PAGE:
Who: Equitable Bank, with The Hive for creative and strategy; Feels Like Home for production (directed by Ryan Ebner) and Epitaph for media.
What: A playful film about Equitable Bank’s reverse mortgage loans, featuring an anthropomorphized house.
When & Where: 60-, -30, and 15-second versions of the film are live now, across traditional television, DRTV, OLV, and social media.
Why: “The strategy behind the work is rooted in research that showed many homeowners are worried about being retirement poor with increased feelings of uncertainty and loss of control of their autonomy, ” said The Hive’s CSO Dustin Rideout in a press release. “This insight brought forth the idea that a reverse mortgage from Equitable Bank can help them feel house rich instead.”
The Hive and EQ Bank wanted to connect older Canadians with financial solutions in a way that catches their attention, but is also empathetic to their anxieties about retirement.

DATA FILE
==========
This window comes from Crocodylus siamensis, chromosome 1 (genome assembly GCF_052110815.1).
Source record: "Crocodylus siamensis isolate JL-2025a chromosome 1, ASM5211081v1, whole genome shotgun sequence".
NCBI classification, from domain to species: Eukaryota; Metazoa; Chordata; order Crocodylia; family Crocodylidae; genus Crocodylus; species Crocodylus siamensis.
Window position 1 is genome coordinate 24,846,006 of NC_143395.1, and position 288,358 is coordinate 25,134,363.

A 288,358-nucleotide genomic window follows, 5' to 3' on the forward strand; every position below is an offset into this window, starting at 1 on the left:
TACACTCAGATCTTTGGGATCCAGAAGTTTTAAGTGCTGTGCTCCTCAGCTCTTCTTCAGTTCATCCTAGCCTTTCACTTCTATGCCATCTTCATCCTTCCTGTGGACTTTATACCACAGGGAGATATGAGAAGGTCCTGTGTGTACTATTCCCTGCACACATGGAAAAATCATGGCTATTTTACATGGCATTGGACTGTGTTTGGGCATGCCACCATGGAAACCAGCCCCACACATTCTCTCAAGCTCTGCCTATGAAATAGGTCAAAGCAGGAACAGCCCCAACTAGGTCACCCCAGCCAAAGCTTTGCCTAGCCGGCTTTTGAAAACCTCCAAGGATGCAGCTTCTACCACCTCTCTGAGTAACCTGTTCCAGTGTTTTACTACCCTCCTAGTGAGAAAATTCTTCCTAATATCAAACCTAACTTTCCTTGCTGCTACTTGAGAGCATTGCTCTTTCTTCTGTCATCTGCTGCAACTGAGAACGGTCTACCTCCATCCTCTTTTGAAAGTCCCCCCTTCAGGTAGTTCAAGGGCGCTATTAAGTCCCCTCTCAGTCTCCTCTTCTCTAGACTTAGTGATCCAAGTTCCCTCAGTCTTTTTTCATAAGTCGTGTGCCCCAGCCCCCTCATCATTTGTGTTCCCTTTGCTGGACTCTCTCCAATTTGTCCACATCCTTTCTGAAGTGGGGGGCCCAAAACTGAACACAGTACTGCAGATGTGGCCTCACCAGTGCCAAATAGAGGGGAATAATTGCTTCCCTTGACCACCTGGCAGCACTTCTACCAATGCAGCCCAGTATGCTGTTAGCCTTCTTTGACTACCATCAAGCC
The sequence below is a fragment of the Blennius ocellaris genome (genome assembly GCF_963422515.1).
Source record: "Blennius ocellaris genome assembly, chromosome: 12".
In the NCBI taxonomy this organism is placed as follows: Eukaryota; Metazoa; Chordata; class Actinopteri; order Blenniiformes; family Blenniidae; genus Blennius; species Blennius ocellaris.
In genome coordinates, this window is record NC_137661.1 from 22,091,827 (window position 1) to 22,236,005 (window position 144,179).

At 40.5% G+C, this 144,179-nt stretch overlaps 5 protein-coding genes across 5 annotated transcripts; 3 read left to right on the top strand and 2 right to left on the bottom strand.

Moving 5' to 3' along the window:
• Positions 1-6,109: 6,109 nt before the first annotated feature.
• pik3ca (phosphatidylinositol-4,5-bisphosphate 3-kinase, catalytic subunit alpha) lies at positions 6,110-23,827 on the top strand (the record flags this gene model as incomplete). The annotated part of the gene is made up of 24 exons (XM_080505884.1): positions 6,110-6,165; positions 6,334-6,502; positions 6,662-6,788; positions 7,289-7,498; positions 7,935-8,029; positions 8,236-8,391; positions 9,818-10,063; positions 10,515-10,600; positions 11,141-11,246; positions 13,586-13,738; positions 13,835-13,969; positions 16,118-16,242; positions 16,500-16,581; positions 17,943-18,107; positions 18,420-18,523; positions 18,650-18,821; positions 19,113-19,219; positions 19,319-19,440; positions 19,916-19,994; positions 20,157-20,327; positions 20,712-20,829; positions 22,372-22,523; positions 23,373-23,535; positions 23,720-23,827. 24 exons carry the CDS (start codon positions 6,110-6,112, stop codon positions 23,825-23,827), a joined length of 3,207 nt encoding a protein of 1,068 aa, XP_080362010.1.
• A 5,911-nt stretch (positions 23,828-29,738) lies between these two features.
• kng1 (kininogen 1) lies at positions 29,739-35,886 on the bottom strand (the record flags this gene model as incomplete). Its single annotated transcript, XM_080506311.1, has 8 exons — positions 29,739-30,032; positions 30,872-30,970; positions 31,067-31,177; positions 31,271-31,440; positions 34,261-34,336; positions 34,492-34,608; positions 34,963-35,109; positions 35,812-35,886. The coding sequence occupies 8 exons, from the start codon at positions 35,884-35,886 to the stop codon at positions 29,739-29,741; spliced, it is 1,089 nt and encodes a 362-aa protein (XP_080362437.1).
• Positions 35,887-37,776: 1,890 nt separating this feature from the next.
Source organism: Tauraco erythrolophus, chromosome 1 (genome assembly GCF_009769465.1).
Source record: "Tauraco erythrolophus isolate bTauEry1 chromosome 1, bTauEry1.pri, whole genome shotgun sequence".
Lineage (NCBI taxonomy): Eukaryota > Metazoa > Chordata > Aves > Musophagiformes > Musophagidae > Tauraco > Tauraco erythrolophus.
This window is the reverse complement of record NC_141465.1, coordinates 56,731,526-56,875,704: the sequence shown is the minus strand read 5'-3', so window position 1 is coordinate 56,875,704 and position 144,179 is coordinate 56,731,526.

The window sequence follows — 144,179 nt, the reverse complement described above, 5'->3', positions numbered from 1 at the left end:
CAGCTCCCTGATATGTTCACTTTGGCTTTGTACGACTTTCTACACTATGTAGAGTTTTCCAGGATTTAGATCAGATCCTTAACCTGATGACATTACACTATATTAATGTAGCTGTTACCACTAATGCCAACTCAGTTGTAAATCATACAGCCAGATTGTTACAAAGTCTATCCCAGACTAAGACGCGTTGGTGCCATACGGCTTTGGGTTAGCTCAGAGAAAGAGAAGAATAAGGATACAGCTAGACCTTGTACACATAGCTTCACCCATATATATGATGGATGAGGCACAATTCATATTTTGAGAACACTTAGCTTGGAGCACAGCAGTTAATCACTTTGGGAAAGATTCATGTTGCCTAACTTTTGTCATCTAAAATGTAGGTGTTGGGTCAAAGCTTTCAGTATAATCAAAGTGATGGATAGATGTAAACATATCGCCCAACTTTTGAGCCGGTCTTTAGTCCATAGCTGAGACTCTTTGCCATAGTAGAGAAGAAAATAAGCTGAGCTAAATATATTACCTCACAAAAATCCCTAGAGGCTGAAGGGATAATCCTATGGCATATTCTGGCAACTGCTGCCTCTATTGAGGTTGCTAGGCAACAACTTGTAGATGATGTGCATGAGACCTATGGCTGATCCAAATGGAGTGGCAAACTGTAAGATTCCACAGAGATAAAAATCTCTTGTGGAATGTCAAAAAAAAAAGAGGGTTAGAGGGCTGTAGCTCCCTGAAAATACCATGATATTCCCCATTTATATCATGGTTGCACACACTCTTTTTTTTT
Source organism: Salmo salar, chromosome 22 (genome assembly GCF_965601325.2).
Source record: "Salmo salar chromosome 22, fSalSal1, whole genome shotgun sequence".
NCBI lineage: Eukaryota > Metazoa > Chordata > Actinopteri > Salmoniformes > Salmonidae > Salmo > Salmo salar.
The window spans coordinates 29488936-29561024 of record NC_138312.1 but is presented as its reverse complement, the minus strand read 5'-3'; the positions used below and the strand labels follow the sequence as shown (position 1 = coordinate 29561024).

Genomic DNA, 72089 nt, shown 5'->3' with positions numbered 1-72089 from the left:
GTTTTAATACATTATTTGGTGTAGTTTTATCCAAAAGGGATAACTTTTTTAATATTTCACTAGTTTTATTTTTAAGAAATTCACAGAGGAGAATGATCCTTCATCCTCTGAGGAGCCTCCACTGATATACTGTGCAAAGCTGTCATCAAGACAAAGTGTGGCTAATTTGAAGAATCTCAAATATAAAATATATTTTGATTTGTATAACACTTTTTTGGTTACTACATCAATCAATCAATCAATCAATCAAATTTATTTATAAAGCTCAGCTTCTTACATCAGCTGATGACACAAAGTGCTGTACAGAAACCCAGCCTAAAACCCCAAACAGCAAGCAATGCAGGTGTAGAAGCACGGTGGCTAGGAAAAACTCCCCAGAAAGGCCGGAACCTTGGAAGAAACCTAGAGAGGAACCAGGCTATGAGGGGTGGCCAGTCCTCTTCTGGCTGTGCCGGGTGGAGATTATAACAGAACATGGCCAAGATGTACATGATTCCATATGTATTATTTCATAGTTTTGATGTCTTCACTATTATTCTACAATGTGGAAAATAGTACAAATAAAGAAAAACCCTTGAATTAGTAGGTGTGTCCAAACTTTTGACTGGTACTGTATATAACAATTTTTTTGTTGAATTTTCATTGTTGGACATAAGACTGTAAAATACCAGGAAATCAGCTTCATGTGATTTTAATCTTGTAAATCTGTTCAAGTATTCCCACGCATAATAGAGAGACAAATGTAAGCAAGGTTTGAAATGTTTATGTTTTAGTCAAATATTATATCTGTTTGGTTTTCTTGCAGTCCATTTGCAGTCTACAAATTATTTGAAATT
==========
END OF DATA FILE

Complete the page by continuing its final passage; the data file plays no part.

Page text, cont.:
Much of the advertising targeting this demographic is “sterile,” said EQ Bank’s VP of marketing, Caleb Rubin. “We wanted to go in the opposite direction and address their very real fears in a supportive and relatable yet humorous way.”
How: The 60-second film features two characters—an older woman named Frances who has taken out a reverse mortgage on her home, and her talking home, which has human emotions and a stereotypical mid-Atlantic accent reminiscent of TV shows like Frasier.
Since the reverse mortgage has unlocked the house’s equity, the home feels rich (hence the posh voice) and grateful, which appears to have made their bond closer. “We needed to be clear that this house played into the snobby, rich person archetype,” said The Hive’s co-executive creative director, Sacha Ouimet. “But he isn’t really rich, he just thinks he is, which makes him kinda relatable and charming.”
The spot ends with an embrace between Frances and her house that results in sprinkler tears, and a message that reminds viewers to call EQ Bank to “get the best reverse mortgage rates.”
What inspiration went into the creative: “It might sound funny, but how dry and drab advertising often is to older audiences,” said Rideout. “Part of being empathetic is treating [the demographic] like any other human who appreciates a good laugh, cry or otherwise.”